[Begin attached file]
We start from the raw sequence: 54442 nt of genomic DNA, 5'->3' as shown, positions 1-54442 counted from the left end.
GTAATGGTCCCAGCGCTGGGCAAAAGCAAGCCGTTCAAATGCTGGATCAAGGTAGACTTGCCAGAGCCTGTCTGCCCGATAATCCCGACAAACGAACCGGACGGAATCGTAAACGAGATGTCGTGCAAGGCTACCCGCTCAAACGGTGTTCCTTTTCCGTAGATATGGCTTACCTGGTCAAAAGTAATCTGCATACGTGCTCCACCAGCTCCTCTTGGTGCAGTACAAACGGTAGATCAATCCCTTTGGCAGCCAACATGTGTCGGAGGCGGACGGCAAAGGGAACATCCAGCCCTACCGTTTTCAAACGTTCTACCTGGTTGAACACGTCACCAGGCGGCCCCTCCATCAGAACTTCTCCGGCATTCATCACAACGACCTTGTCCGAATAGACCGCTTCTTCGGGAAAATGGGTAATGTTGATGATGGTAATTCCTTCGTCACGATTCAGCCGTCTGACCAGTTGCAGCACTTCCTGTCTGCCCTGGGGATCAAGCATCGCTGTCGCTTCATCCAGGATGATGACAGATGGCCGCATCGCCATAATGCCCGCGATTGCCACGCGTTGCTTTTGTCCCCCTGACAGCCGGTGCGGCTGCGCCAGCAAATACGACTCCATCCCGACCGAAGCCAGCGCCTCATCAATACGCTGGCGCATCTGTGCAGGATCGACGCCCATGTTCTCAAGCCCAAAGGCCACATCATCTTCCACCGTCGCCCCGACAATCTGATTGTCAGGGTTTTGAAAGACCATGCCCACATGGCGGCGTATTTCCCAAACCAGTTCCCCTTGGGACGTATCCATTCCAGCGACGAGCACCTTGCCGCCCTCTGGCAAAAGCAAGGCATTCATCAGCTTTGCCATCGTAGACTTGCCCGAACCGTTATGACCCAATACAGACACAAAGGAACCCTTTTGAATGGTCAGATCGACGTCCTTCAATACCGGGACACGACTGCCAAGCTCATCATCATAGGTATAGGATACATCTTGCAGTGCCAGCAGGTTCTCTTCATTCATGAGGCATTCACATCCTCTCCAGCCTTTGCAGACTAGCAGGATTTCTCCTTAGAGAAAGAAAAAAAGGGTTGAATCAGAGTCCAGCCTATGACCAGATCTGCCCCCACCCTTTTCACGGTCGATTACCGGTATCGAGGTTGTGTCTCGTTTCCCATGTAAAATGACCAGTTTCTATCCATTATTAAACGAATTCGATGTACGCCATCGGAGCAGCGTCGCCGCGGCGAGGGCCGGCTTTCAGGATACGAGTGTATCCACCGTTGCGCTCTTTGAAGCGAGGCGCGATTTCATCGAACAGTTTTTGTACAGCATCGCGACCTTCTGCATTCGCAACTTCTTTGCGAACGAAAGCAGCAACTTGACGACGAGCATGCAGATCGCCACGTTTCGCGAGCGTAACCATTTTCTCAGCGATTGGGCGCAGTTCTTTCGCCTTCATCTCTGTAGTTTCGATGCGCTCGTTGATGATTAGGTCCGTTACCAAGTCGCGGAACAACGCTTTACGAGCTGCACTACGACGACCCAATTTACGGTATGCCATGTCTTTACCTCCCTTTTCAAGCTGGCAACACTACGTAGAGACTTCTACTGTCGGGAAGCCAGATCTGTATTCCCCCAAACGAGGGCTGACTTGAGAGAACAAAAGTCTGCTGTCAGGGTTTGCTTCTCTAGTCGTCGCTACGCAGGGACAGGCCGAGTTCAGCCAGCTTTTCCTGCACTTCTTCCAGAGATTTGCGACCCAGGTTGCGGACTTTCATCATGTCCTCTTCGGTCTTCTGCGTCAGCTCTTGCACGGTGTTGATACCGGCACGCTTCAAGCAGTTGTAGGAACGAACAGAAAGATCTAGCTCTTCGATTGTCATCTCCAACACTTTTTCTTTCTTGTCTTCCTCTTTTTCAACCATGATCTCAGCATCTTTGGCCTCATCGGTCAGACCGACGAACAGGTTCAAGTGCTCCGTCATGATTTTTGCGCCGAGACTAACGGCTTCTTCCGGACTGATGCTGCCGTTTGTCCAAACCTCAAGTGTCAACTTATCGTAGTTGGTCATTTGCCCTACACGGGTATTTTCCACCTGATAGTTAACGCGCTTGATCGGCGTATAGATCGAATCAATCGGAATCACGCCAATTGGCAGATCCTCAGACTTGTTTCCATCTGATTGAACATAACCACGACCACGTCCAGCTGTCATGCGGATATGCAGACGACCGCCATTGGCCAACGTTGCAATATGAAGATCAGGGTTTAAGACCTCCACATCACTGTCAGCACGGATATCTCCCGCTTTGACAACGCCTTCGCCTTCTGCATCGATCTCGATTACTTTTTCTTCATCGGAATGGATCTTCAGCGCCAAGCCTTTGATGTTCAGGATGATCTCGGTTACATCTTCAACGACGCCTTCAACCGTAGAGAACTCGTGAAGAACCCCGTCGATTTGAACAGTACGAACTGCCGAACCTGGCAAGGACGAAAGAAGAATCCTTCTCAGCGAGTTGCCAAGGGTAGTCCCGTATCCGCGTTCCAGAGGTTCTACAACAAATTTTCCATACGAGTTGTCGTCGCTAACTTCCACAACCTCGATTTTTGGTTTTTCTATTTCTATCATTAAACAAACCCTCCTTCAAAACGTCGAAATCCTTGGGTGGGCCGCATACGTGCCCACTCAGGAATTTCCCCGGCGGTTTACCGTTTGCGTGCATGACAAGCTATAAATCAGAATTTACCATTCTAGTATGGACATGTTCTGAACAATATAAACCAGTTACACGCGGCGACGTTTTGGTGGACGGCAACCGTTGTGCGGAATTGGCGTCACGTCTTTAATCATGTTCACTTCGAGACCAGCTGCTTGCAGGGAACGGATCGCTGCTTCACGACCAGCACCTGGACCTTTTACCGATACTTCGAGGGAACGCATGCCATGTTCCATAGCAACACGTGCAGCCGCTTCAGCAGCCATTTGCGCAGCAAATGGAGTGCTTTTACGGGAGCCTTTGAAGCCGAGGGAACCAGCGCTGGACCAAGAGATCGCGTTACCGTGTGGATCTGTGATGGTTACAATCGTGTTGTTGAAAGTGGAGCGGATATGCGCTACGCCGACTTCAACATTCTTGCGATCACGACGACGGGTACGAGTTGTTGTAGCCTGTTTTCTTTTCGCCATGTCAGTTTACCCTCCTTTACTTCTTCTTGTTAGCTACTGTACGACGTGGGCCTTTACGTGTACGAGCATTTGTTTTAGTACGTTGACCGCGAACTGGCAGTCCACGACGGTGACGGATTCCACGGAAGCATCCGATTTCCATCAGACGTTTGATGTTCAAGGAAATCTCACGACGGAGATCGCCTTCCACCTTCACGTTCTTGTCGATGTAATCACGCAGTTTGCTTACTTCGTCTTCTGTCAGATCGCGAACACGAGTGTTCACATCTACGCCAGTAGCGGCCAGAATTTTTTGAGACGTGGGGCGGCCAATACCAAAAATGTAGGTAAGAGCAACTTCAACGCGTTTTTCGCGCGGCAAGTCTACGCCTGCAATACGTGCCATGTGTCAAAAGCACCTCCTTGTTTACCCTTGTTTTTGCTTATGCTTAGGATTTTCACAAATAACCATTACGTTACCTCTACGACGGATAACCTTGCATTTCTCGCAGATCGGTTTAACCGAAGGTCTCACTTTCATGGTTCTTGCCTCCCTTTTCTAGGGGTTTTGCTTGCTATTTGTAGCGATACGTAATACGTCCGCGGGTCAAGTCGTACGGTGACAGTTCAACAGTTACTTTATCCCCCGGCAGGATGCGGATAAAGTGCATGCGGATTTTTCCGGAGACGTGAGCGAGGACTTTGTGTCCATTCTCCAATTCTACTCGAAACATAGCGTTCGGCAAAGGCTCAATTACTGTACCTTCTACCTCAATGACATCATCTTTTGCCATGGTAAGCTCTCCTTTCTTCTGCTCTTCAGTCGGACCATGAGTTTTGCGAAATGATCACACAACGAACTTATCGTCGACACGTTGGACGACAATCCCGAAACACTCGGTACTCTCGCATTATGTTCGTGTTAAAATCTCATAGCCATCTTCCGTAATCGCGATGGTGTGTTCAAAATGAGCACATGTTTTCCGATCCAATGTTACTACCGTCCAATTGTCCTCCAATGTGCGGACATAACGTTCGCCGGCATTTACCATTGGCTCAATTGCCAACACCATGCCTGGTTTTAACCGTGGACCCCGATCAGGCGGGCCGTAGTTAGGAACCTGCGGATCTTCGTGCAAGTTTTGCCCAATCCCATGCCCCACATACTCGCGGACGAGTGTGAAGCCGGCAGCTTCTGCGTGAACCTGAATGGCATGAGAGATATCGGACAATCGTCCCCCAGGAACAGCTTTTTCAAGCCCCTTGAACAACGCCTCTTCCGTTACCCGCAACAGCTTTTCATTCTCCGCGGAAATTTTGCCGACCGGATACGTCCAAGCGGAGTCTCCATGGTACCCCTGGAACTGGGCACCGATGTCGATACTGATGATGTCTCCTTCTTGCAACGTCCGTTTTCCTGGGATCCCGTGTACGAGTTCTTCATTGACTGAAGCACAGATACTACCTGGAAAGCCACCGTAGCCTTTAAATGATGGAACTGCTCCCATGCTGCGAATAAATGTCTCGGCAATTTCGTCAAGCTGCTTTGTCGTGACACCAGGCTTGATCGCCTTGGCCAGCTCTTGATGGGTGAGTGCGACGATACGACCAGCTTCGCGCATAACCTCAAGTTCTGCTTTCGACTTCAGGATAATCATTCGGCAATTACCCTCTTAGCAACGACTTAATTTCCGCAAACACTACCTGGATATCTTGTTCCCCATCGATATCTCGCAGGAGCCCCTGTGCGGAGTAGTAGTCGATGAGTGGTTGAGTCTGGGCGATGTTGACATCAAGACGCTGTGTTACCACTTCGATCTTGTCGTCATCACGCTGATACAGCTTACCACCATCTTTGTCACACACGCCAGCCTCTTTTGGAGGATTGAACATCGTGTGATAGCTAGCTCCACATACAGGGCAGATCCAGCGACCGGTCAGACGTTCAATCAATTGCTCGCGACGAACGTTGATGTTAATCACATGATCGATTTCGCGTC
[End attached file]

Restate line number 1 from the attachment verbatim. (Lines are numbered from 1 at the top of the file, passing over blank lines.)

We start from the raw sequence: 54442 nt of genomic DNA, 5'->3' as shown, positions 1-54442 counted from the left end.